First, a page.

Sunday, July 08, 2007

More on the Motu

Yesterday's news of permission for the Tridentine Mass brought some complaints from an unexpected source. According to an article in today's Tribune, "The Anti-Defamation League condemned the change Saturday, calling it a 'body blow to Catholic-Jewish relations.' While an earlier reference to 'perfidious Jews' was removed officially from the Tridentine mass just before the Second Vatican Council, the group condemned a remaining prayer on Good Friday that calls for Jews' conversion."
There is something in the Pope's document that the Anti-Defamation League probably didn't notice, but should:
"Art. 2. In Masses celebrated without the people, each Catholic priest of the Latin rite, whether secular or regular, may use the Roman Missal published by Bl. Pope John XXIII in 1962, or the Roman Missal promulgated by Pope Paul VI in 1970, and may do so on any day with the exception of the Easter Triduum. " (My emphasis.)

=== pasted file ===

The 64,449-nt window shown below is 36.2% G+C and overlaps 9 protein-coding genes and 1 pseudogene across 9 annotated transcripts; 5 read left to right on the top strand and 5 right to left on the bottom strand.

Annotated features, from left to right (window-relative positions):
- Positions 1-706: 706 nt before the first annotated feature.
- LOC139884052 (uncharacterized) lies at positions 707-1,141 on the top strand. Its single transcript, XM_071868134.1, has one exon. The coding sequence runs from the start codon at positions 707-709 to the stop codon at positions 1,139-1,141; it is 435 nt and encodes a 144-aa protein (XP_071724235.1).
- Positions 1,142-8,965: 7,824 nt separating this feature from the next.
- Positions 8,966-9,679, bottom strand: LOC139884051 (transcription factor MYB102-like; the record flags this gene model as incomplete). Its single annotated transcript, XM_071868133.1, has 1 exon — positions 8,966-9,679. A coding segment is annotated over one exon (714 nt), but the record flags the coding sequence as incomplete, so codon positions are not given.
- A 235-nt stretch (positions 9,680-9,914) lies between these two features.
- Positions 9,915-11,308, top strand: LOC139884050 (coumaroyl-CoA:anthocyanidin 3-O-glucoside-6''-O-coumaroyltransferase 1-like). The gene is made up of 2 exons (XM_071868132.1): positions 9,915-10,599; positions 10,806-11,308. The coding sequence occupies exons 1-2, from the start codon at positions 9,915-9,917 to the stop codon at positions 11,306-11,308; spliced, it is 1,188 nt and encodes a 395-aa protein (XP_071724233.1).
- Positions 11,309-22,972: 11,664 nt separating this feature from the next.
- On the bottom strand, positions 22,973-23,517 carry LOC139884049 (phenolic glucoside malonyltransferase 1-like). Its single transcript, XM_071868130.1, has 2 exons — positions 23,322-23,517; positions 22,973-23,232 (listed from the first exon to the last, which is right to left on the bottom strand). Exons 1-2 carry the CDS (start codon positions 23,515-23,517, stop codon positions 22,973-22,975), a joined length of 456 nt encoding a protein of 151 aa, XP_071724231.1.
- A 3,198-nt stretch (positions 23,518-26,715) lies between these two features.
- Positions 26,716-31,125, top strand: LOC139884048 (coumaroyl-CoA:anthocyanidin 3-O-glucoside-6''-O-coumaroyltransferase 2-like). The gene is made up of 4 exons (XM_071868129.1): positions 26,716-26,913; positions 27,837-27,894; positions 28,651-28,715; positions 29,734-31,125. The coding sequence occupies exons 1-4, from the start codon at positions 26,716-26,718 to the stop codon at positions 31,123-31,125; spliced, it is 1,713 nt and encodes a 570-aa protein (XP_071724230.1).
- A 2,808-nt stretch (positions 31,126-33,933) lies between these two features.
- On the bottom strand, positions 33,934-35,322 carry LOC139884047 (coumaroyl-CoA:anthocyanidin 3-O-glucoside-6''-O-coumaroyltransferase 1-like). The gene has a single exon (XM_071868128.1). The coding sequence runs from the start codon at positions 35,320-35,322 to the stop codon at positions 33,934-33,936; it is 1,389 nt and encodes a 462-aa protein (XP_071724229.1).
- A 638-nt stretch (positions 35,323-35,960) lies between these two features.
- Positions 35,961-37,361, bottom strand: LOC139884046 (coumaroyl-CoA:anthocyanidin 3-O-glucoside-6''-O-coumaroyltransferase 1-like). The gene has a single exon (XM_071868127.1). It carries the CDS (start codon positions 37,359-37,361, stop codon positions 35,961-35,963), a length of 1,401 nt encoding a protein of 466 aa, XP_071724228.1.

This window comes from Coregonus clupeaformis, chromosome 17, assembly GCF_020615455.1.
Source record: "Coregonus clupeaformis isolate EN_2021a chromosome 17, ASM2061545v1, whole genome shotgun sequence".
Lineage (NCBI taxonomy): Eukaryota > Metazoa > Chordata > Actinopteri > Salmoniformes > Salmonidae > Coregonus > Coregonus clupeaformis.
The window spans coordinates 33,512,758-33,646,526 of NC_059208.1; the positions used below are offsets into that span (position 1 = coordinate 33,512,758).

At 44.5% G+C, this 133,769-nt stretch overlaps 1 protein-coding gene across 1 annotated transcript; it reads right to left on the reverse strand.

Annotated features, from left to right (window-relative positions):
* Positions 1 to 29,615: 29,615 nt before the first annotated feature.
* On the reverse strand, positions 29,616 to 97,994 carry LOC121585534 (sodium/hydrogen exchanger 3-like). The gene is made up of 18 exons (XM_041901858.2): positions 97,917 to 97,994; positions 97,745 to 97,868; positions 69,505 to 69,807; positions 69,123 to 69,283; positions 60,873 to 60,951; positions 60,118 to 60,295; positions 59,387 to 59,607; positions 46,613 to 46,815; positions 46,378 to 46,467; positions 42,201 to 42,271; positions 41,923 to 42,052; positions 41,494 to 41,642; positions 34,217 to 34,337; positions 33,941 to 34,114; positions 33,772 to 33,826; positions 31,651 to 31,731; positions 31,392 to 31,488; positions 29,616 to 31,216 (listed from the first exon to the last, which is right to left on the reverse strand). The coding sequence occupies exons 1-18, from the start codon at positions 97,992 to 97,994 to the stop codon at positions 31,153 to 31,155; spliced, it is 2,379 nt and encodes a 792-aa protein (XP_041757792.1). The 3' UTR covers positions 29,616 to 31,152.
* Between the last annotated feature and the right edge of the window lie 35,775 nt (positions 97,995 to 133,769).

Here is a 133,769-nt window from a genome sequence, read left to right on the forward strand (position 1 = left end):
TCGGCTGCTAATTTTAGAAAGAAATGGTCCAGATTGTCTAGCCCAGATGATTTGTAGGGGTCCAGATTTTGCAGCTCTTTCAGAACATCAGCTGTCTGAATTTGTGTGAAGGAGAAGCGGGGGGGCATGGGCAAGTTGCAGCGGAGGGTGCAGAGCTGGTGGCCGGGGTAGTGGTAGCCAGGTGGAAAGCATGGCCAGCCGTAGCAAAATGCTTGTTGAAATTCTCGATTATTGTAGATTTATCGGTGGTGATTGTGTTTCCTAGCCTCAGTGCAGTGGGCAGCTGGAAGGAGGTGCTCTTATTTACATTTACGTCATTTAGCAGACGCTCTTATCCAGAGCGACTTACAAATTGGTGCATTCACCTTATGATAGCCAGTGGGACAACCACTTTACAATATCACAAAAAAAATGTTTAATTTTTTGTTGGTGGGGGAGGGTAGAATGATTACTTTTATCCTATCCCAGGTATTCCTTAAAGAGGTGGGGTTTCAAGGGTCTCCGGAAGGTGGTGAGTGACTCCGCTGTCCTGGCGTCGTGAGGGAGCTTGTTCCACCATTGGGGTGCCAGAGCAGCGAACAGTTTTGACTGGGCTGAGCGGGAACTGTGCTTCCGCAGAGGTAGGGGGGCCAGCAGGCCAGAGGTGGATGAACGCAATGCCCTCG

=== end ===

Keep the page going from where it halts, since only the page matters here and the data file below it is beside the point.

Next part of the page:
In other words, the Triduum is not part of the general permission granted in Article 2. The prayer the Anti-Defamation League finds offensive is used only once a year, during the Triduum and hence, it falls within the restriction of Article 2. Perhaps the Pope set this restriction in part out of respect for Jewish sensibilities, though it is more likely that concern for the integrity of parish celebrations of Easter was more decisive. (It would be contrary to the spirit of the liturgy for a parish to have two Easter vigils!) At any rate, it seems worth bringing to the attention of anyone who might comment negatively on the Motu Proprio in that vein.

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